There is no doubt, of course, that the opportunities of education should be such that all should have a chance who have the disposition to advance to specialized ability in science, and thus devote themselves to its pursuit as their particular occupation in life. But at present, the pupil too often has a choice only between beginning with a study of the results of prior specialization where the material is isolated from his daily experiences, or with miscellaneous nature study, where material is presented at haphazard and does not lead anywhere in particular. The habit of introducing college pupils into segregated scientific subject matter, such as is appropriate to the man who wishes to become an expert in a given field, is carried back into the high schools. Pupils in the latter simply get a more elementary treatment of the same thing, with difficulties smoothed over and topics reduced to the level of their supposed ability. The cause of this procedure lies in following tradition, rather than in conscious adherence to a dualistic philosophy. But the effect is the same as if the purpose were to inculcate an idea that the sciences which deal with nature have nothing to do with man, and vice versa, A large part of the comparative ineffectiveness of the teaching of the sciences, for those who never become scientific specialists, is the result of a separation which is unavoidable when one begins with technically organized subject matter. Even if all students were embryonic scientific specialists, it is questionable whether this is the most effective procedure. Considering that the great majority are concerned with the study of sciences only for its effect upon their mental habits—in making them more alert, more open-minded, more inclined to tentative acceptance and to testing of ideas propounded or suggested,—and for achieving a better understanding of their daily environment, it is certainly ill-advised. Too often the pupil comes out with a smattering which is too superficial to be scientific and too technical to be applicable to ordinary affairs.
The utilization of ordinary experience to secure an advance into scientific material and method, while keeping the latter connected with familiar human interests, is easier to-day than it ever was before. The usual experience of all persons in civilized communities to-day is intimately associated with industrial processes and results. These in turn are so many cases of science in action. The stationary and traction steam engine, gasoline engine, automobile, telegraph and telephone, the electric motor enter directly into the lives of most individuals. Pupils at an early age are practically acquainted with these things. Not only does the business occupation of their parents depend upon scientific applications, but household pursuits, the maintenance of health, the sights seen upon the streets, embody scientific achievements and stimulate interest in the connected scientific principles. The obvious pedagogical starting point of scientific instruction is not to teach things labeled science, but to utilize the familiar occupations and appliances to direct observation and experiment, until pupils have arrived at a knowledge of some fundamental principles by understanding them in their familiar practical workings.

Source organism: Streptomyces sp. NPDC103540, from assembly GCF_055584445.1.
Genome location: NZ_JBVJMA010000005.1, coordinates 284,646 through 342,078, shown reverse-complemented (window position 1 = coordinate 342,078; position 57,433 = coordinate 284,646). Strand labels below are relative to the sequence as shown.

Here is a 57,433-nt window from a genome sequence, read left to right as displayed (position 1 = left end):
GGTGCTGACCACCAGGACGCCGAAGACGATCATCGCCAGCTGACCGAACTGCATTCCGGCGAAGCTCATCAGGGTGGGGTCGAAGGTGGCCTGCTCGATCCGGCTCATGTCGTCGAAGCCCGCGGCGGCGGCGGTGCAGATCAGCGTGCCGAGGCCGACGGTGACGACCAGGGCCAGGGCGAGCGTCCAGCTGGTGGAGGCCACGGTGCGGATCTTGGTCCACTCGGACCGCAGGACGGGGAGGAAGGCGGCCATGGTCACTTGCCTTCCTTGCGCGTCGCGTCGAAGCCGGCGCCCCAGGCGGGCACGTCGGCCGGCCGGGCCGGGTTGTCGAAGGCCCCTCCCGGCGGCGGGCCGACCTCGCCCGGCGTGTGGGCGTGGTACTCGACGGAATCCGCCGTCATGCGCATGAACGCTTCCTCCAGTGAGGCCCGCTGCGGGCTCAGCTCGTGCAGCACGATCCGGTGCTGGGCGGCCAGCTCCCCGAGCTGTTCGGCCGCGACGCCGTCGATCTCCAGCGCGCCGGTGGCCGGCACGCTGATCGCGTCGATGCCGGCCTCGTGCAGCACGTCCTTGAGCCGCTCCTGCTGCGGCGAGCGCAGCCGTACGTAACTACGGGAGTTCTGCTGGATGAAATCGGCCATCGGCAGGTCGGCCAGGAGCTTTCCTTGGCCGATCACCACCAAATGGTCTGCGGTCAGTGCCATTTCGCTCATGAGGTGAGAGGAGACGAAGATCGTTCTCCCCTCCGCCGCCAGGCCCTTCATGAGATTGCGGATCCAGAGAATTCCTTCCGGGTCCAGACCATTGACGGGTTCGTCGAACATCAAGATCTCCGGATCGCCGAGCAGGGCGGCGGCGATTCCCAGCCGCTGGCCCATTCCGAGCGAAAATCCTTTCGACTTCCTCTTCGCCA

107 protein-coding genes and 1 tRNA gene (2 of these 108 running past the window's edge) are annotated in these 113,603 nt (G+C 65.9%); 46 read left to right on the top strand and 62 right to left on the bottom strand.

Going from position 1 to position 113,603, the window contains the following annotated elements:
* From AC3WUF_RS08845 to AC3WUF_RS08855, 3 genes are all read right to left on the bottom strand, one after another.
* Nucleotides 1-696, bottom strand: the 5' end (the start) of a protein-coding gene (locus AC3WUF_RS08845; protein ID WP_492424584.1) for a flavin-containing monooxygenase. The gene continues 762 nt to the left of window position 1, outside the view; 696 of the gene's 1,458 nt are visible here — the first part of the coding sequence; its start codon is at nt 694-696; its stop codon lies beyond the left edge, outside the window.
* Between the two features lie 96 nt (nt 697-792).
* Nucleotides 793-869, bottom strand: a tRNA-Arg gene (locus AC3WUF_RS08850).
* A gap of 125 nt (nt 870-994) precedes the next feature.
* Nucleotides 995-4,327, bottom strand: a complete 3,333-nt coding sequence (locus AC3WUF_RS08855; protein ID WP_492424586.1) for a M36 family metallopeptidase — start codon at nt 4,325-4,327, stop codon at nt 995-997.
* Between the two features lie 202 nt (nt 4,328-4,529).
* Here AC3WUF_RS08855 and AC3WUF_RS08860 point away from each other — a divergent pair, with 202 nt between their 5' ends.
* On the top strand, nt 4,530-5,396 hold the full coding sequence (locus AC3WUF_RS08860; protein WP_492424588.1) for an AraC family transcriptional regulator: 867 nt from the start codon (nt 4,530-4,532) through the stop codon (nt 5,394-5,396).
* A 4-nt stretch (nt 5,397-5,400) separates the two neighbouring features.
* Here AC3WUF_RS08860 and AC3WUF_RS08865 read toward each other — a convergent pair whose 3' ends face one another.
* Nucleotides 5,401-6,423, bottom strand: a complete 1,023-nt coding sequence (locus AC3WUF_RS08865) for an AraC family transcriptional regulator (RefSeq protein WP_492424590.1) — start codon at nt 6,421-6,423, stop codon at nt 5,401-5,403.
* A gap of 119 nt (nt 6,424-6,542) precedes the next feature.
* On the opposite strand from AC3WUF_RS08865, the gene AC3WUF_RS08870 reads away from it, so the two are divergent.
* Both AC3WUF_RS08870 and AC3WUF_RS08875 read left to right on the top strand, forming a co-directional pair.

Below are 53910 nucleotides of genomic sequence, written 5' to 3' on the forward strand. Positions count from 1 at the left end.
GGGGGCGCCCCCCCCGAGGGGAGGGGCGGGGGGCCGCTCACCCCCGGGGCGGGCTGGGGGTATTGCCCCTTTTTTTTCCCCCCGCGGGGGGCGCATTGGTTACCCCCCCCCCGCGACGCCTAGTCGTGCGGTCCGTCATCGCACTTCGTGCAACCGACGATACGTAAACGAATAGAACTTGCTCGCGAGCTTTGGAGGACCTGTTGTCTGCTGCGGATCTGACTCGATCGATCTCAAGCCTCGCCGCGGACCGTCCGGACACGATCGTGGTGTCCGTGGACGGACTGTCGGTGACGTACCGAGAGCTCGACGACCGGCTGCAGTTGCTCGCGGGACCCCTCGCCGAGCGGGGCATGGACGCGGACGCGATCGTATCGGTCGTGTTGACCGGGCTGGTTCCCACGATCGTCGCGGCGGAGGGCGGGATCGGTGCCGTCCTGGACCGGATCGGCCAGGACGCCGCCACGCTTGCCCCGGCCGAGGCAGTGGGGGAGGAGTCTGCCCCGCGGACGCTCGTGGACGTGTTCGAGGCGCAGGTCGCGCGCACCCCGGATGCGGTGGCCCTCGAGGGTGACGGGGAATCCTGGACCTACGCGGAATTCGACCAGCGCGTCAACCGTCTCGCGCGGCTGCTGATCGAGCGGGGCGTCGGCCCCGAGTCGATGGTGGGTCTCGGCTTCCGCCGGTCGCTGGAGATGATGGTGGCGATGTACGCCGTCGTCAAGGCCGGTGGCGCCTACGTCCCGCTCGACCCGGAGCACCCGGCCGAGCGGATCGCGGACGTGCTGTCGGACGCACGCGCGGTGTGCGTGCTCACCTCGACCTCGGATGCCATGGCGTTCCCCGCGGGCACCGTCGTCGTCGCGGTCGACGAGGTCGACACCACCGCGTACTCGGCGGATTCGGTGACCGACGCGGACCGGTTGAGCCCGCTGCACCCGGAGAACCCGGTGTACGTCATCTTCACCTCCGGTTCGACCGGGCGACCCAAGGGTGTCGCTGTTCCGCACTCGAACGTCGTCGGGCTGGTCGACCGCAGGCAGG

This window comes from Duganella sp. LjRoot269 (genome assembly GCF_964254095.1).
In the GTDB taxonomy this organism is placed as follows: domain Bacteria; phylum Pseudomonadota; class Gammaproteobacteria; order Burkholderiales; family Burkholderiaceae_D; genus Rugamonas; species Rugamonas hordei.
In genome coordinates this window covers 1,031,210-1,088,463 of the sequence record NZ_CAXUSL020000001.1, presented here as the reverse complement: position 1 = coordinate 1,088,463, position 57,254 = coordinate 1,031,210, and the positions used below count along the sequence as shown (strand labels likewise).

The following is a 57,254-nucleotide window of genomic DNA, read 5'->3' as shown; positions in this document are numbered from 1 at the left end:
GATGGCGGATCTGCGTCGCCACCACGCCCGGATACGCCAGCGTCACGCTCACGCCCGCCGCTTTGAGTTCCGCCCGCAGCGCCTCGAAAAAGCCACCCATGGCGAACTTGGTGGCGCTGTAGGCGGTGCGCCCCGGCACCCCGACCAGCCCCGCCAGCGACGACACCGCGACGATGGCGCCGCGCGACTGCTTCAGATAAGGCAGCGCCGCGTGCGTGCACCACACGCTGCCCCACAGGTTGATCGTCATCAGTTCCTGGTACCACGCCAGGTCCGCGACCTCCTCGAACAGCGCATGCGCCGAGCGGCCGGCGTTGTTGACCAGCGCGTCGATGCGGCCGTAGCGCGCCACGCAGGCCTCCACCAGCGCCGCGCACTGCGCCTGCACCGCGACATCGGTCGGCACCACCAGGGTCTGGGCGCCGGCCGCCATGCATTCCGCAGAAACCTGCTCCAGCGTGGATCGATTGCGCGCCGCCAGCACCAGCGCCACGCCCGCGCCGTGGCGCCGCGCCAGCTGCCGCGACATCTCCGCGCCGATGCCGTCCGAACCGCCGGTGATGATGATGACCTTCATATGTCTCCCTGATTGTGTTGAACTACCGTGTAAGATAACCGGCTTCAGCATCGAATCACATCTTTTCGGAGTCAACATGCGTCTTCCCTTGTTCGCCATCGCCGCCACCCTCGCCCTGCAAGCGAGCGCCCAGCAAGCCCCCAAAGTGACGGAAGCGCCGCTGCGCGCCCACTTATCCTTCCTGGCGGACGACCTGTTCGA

The opinion sometimes advanced that it is a derogation from the 'purity' of science to study it in its active incarnation, instead of in theoretical abstraction, rests upon a misunderstanding. As matter of fact, any subject is cultural in the degree in which it is apprehended in its widest possible range of meanings. Perception of meanings depends upon perception of connections, of context. To see a scientific fact or law in its human as well as in its physical and technical context is to enlarge its significance and give it increased cultural value. Its direct economic application, if by economic is meant something having money worth, is incidental and secondary, but a part of its actual connections. The important thing is that the fact be grasped in its social connections—its function in life.
On the other hand, 'humanism' means at bottom being imbued with an intelligent sense of human interests. The social interest, identical in its deepest meaning with a moral interest, is necessarily supreme with man. Knowledge about man, information as to his past, familiarity with his documented records of literature, may be as technical a possession as the accumulation of physical details. Men may keep busy in a variety of ways, making money, acquiring facility in laboratory manipulation, or in amassing a store of facts about linguistic matters, or the chronology of literary productions. Unless such activity reacts to enlarge the imaginative vision of life, it is on a level with the busy work of children. It has the letter without the spirit of activity. It readily degenerates itself into a miser's accumulation, and a man prides himself on what he has, and not on the meaning he finds in the affairs of life. Any study so pursued that it increases concern for the values of life, any study producing greater sensitiveness to social well-being and greater ability to promote that well-being is humane study.